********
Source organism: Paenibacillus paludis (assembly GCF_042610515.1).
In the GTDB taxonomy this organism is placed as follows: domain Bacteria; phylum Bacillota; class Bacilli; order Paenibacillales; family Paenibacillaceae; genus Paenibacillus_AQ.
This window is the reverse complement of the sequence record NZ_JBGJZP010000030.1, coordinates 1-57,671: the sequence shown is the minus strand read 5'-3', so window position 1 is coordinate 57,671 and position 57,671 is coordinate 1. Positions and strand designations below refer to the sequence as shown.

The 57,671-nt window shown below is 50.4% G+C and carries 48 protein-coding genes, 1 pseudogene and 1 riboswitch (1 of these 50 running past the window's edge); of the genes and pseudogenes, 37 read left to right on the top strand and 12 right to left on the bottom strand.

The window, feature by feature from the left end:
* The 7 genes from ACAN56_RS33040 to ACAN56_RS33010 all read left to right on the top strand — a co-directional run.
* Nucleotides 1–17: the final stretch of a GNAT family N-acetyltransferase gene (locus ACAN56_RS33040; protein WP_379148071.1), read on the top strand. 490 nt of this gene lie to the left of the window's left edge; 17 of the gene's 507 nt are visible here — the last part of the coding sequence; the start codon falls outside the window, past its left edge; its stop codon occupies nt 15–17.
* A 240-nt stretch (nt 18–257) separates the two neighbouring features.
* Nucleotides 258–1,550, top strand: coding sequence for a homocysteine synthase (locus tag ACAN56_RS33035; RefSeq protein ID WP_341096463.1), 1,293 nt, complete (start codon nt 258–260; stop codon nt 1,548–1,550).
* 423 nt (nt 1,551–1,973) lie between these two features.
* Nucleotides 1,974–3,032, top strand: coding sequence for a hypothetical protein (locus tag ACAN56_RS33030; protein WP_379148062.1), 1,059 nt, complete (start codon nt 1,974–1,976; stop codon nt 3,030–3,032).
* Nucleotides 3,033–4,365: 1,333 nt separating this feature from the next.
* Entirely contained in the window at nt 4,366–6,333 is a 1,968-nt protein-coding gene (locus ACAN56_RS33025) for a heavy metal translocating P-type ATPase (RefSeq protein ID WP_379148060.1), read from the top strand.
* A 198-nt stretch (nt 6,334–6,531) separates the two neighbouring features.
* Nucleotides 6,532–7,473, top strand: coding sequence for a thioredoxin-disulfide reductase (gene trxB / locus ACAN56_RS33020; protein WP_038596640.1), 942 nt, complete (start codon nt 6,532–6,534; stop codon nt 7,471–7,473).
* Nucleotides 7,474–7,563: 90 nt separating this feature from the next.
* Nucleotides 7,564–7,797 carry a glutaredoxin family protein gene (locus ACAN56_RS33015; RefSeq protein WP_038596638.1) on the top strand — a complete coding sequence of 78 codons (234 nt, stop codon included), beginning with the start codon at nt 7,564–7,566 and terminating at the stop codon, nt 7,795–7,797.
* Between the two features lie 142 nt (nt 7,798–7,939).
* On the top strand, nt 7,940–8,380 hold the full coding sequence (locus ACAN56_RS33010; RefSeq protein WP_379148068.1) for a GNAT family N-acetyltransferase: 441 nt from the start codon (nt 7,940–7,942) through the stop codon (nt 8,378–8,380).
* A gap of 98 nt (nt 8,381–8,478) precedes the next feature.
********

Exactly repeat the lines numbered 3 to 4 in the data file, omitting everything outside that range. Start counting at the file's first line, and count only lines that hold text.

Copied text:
This window is the reverse complement of the sequence record NZ_JBGJZP010000030.1, coordinates 1-57,671: the sequence shown is the minus strand read 5'-3', so window position 1 is coordinate 57,671 and position 57,671 is coordinate 1. Positions and strand designations below refer to the sequence as shown.

The 57,671-nt window shown below is 50.4% G+C and carries 48 protein-coding genes, 1 pseudogene and 1 riboswitch (1 of these 50 running past the window's edge); of the genes and pseudogenes, 37 read left to right on the top strand and 12 right to left on the bottom strand.